Adapted bowling: Tigers, Carlson take second at stateMembers of the Lake City adapted bowling team said they like the team competition the best because it lacks the pressure of the singles and doubles competitions. The bowlers trust that one of their teammates can pick the Tigers up should the need arise.
By: Ryan Nilsson, The Republican Eagle
Members of the Lake City adapted bowling team said they like the team competition the best because it lacks the pressure of the singles and doubles competitions. The bowlers trust that one of their teammates can pick the Tigers up should the need arise.
Junior Brian Carlson did just that Friday at the state tournament. Carlson bowled a career-best 145 in Game 2 — he averages 90 — to help the Tigers finish in second place in the cognitively impaired division at the Brunswick Zone in Eden Prairie, Minn.
Lake City finished with a total of 1670. North/Tartan defended its title, winning by 60 pins.
"It felt like first," Carlson said.
Carlson closed out Game 1 with two strikes and then he began Game 2 with a turkey. When his 99-handicap was taken into account, Carlson finished with a team-high total of 451.
"If it wasn't for him, I don't think we would have gotten it, personally," junior Amber Schones said. "I did pretty good, but he did astonishing. I can't even explain what he did today. Having someone to lean back on is just great."
Schones bowled a 138 in Game 1 and followed with a 128. Given her 72-handicap she finished with a 410 total. For her it represented a bit of redemption.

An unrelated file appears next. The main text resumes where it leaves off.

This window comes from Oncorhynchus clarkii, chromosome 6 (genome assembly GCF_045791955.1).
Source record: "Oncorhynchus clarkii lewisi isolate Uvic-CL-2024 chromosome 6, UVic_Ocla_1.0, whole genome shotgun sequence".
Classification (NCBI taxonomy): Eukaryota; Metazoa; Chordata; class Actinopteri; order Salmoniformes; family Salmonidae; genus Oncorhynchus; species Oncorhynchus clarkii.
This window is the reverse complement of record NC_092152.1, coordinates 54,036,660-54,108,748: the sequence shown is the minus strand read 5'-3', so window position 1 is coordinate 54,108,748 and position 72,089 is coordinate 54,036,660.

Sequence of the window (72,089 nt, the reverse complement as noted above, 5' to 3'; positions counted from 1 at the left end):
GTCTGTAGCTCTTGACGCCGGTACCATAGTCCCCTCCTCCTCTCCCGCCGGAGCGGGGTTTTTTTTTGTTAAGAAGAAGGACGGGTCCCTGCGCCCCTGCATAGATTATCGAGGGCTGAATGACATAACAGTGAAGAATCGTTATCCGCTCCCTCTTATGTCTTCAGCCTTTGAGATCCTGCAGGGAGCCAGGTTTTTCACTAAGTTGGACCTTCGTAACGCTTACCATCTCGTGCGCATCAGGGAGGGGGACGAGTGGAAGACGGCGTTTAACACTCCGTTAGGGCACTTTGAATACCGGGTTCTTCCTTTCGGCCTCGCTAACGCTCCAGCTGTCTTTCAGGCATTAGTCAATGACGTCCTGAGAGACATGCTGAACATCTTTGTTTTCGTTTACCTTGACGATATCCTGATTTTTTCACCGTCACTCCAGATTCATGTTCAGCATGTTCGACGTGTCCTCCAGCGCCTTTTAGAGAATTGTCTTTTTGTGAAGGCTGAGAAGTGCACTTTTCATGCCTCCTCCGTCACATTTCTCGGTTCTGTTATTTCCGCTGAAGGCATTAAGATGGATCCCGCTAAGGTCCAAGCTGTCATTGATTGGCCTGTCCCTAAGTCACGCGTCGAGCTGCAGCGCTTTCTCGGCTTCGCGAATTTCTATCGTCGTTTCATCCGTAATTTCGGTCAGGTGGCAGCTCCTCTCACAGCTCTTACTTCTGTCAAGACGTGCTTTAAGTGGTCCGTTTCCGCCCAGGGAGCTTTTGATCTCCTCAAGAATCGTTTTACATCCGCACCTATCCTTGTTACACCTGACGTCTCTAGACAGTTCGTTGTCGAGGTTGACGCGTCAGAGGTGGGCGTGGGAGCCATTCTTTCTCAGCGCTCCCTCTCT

She finished sixth a year ago in the singles competition, but she took 45th this year with a two-game total of 376.
"She didn't place so she was pretty bummed," Lake City coach Kim Bobb said. "She was able to turn it around when the team bowled."
Tyler Kimber and Megan Keller, both sophomores, were the other two members of Lake City's team. Kimber finished with a total of 412 while Keller registered a 397.
"Ever seen the movie 'Miracle' where they won it in the end?" Kimber asked. "It's kind of like that moment where everybody's cheering for you. ... I've never won a single thing in my life so this is my first time winning anything."
The Tigers' cheering and upbeat attitude also set them apart.
"They were so loud," Bobb said. "Everyone was staring at us. It was awesome."
Jenny Huppert also delivered a noteworthy performance. The Lake City eighth-grader took 12th in the girls singles competition with a total of 422.
Huppert averages a 68. She bowled an 80 and a 106. Her Game 2 score was the second or third time she's eclipsed 100 this season, according to Bobb.
Keller finished with a 409 in the singles competition.
In the boys singles competition, Kimber finished with a 411, Carlson recorded a 404 and seventh-grader Riley Huppert tallied a 384.
"I was so worried about going home not having a medal," Schones said. "I came here to get one and I got one. I was just, oh my gosh. And we actually won it."